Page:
Sōma had long since passed the limit of what his arm muscles could endure, but he forced himself to keep holding the baby. He was so tired he almost fell asleep; and then, just as he realized he was really reaching the limit, the baby finally nodded off.
Eager not to repeat his earlier mistake, Sōma now handled the baby with the greatest care, setting him down as gently as possible on a towel in the carrier. After making sure the little guy was still asleep – and he was, breathing easily now – he sighed in relief and, feeling the strength drain from his body, collapsed to the floor.
Just then, with timing that was either very good or very bad, his phone started vibrating on the table. Tomio was the only person it could be at this hour, and the anticipation of some news erased all trace of exhaustion from his body. He leapt up and began sliding his thumb around on the screen. Once he had arranged the swap, baby for prize money, he’d be able to go on smiling no matter how much the baby cried.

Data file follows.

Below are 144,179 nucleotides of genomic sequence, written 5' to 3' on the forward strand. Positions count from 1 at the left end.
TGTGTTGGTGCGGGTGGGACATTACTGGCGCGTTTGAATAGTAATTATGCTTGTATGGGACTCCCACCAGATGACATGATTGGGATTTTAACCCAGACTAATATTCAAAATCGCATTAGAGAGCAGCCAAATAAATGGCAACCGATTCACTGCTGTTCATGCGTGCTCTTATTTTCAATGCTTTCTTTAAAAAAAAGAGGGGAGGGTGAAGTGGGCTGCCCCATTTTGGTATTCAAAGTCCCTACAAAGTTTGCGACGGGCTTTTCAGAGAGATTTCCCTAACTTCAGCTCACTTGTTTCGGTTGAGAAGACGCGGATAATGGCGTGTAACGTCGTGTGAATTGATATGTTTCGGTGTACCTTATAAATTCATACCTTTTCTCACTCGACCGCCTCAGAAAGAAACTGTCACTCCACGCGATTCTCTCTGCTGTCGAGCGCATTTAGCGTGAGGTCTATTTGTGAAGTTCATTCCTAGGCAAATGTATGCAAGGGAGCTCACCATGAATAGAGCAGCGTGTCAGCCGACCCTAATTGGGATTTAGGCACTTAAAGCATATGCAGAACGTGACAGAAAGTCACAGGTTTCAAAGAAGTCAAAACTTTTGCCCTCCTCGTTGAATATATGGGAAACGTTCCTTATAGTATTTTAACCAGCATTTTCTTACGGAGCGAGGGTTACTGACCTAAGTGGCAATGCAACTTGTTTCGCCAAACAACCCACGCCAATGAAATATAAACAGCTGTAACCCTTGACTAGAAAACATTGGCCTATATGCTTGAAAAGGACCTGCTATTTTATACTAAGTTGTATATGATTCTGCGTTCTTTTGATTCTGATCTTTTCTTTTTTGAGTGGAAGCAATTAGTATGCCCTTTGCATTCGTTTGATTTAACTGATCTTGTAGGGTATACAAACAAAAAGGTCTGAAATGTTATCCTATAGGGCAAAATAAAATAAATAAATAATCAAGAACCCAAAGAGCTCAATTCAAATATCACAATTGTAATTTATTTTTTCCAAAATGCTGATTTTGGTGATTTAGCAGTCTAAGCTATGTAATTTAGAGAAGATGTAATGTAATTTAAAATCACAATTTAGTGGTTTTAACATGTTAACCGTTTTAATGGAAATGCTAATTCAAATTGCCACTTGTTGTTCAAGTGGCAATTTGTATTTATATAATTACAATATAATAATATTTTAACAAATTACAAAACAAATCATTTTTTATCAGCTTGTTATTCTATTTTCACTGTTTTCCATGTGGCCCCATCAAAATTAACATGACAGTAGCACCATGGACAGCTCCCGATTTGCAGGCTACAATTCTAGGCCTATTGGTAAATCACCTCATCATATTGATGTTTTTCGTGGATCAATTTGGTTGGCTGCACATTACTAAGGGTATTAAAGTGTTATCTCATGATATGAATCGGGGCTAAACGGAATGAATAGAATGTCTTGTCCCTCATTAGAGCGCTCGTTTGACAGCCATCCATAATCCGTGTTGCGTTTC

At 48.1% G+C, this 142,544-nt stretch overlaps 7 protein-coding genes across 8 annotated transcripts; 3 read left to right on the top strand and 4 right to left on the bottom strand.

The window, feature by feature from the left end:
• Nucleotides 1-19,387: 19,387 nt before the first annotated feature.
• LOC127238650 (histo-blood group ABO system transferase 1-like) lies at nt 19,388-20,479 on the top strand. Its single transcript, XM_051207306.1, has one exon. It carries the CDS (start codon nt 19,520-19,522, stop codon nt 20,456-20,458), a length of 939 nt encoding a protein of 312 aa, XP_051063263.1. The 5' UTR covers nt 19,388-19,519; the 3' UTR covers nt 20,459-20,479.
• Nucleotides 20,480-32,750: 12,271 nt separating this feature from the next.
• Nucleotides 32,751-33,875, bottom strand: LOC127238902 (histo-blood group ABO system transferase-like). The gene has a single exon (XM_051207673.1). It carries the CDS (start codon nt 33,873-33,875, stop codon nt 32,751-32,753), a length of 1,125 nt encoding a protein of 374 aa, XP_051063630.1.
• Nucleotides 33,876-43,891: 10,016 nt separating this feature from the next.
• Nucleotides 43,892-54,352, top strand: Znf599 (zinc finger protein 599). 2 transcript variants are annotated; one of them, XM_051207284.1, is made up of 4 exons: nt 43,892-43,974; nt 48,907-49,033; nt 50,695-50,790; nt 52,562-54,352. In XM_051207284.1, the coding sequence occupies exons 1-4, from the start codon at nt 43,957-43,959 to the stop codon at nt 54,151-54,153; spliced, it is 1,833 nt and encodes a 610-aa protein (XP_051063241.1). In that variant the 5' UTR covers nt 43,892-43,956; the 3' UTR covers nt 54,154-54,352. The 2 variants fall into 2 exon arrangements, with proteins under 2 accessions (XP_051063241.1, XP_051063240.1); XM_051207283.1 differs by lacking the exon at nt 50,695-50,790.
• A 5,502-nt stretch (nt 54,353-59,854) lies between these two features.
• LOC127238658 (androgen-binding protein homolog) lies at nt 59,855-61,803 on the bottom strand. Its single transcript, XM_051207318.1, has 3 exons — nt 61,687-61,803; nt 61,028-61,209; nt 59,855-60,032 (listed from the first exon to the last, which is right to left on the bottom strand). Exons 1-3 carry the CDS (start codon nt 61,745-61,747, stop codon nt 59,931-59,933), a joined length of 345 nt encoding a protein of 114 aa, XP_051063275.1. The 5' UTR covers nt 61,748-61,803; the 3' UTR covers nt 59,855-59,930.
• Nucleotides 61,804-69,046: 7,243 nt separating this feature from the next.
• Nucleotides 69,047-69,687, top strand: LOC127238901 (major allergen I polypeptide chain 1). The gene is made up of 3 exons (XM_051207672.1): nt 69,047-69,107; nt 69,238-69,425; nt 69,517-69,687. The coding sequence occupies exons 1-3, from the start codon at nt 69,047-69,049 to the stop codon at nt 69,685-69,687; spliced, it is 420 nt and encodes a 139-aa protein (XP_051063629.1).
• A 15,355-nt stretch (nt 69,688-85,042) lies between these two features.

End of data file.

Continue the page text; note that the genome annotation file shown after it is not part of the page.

Sure enough, it was Tomio. The parents or whoever had sent a reply. There was a phone number, the mother’s cell-phone. All Sōma had to do was call her up and he could turn that feverish baby into five million yen. There was more to the email, but Sōma couldn’t wait. He dialled the mother’s number. If the woman had replied to Tomio’s email at this hour, she would answer the phone, too. And he was right: after three rings, the mother’s hoarse voice came over the line.
‘Oh, so you actually called.’
The moment he heard those words, Sōma felt it in his gut; not just foreboding, but despair. She started to tell the story – an account of fakery, a set-up, bullshit. The upshot was there was no five million yen awaiting him, because no one wanted the baby.